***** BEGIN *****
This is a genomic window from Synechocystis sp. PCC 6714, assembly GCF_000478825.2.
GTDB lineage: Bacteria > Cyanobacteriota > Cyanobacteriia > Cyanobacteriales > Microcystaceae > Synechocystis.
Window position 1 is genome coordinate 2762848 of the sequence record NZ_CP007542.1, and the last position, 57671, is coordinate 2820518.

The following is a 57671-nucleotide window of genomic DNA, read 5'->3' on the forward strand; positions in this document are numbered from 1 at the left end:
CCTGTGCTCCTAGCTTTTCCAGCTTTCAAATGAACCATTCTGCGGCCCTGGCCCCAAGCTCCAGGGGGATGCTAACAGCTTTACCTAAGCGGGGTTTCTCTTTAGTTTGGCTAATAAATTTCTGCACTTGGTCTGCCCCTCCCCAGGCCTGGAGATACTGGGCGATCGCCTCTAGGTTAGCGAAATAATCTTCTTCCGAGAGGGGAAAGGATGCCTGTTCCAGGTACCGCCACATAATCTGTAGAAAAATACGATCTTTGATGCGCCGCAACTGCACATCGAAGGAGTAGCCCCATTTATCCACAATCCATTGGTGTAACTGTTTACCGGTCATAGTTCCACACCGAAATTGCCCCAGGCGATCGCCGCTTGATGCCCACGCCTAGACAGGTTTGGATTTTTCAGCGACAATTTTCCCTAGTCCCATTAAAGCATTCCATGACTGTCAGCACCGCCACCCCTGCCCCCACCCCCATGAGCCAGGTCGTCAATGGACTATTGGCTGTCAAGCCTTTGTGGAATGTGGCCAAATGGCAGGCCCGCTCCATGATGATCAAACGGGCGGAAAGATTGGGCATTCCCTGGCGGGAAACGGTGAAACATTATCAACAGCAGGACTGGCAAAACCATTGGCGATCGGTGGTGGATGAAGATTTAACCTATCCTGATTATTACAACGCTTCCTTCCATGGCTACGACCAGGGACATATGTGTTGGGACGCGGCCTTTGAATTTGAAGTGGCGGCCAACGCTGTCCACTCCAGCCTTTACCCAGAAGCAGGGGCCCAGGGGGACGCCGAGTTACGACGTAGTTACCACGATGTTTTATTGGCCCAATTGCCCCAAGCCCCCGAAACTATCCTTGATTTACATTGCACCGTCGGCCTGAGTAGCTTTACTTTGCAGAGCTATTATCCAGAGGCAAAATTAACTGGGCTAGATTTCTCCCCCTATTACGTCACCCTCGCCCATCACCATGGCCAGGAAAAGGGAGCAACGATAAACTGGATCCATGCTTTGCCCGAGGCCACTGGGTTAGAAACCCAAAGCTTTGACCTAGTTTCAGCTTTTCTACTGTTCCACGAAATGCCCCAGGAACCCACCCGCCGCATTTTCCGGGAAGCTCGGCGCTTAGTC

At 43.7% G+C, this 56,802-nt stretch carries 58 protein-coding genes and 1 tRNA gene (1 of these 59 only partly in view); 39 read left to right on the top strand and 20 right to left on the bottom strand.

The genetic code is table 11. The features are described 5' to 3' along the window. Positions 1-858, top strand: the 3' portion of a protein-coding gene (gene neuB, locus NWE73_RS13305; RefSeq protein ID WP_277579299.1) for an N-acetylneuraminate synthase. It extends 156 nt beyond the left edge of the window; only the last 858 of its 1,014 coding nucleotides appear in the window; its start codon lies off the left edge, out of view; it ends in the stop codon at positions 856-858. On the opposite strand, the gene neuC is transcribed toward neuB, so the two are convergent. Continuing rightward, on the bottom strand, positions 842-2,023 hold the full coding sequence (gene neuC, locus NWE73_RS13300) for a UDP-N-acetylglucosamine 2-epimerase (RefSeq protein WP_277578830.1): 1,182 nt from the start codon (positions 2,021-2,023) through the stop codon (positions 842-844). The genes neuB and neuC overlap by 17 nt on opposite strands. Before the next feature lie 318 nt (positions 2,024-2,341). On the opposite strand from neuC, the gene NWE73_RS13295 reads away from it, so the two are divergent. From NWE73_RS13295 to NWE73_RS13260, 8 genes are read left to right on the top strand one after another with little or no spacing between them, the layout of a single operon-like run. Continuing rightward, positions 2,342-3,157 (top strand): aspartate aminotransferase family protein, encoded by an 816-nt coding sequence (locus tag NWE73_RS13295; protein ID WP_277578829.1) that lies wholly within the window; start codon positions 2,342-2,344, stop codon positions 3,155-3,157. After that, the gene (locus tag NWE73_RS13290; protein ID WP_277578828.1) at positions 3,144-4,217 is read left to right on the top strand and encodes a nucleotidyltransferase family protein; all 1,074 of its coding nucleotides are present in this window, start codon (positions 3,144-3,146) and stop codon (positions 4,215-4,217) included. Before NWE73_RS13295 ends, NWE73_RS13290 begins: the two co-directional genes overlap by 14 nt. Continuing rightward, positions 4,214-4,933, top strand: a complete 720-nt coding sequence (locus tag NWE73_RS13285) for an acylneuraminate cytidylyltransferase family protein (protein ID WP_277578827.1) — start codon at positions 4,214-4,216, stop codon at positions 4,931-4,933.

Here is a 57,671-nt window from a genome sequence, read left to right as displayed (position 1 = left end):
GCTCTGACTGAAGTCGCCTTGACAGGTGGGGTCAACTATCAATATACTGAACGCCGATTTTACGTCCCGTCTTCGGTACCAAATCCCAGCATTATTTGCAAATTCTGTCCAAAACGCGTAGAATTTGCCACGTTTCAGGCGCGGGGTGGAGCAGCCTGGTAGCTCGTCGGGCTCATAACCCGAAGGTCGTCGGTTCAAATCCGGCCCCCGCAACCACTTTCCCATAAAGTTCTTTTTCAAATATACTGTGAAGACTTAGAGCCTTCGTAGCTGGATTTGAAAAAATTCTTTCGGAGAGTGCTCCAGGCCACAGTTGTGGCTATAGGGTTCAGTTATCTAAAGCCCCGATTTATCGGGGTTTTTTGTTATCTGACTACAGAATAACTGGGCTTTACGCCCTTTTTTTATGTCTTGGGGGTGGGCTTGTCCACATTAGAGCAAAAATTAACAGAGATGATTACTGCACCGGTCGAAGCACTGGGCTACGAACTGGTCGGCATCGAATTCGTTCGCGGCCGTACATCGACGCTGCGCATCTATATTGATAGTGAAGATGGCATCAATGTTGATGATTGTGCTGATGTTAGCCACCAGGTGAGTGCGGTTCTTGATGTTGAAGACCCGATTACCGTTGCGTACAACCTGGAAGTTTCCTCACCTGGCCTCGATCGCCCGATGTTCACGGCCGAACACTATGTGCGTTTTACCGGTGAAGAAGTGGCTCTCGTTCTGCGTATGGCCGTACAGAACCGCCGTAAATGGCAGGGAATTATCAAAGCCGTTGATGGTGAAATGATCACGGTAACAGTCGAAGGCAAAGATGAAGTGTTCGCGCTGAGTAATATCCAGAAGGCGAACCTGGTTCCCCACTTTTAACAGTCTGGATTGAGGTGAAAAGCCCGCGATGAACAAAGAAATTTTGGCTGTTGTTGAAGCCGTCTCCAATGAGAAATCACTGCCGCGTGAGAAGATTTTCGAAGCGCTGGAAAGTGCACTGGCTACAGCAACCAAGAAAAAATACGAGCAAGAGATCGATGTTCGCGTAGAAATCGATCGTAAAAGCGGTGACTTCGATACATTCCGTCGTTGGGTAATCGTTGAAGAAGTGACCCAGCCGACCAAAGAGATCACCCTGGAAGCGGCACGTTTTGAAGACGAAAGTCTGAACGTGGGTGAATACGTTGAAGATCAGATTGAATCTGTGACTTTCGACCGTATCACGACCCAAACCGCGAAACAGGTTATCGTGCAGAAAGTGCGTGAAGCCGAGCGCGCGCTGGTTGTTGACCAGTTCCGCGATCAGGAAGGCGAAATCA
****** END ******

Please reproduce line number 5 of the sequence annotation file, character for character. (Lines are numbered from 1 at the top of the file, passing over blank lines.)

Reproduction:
CCTGTGCTCCTAGCTTTTCCAGCTTTCAAATGAACCATTCTGCGGCCCTGGCCCCAAGCTCCAGGGGGATGCTAACAGCTTTACCTAAGCGGGGTTTCTCTTTAGTTTGGCTAATAAATTTCTGCACTTGGTCTGCCCCTCCCCAGGCCTGGAGATACTGGGCGATCGCCTCTAGGTTAGCGAAATAATCTTCTTCCGAGAGGGGAAAGGATGCCTGTTCCAGGTACCGCCACATAATCTGTAGAAAAATACGATCTTTGATGCGCCGCAACTGCACATCGAAGGAGTAGCCCCATTTATCCACAATCCATTGGTGTAACTGTTTACCGGTCATAGTTCCACACCGAAATTGCCCCAGGCGATCGCCGCTTGATGCCCACGCCTAGACAGGTTTGGATTTTTCAGCGACAATTTTCCCTAGTCCCATTAAAGCATTCCATGACTGTCAGCACCGCCACCCCTGCCCCCACCCCCATGAGCCAGGTCGTCAATGGACTATTGGCTGTCAAGCCTTTGTGGAATGTGGCCAAATGGCAGGCCCGCTCCATGATGATCAAACGGGCGGAAAGATTGGGCATTCCCTGGCGGGAAACGGTGAAACATTATCAACAGCAGGACTGGCAAAACCATTGGCGATCGGTGGTGGATGAAGATTTAACCTATCCTGATTATTACAACGCTTCCTTCCATGGCTACGACCAGGGACATATGTGTTGGGACGCGGCCTTTGAATTTGAAGTGGCGGCCAACGCTGTCCACTCCAGCCTTTACCCAGAAGCAGGGGCCCAGGGGGACGCCGAGTTACGACGTAGTTACCACGATGTTTTATTGGCCCAATTGCCCCAAGCCCCCGAAACTATCCTTGATTTACATTGCACCGTCGGCCTGAGTAGCTTTACTTTGCAGAGCTATTATCCAGAGGCAAAATTAACTGGGCTAGATTTCTCCCCCTATTACGTCACCCTCGCCCATCACCATGGCCAGGAAAAGGGAGCAACGATAAACTGGATCCATGCTTTGCCCGAGGCCACTGGGTTAGAAACCCAAAGCTTTGACCTAGTTTCAGCTTTTCTACTGTTCCACGAAATGCCCCAGGAACCCACCCGCCGCATTTTCCGGGAAGCTCGGCGCTTAGTC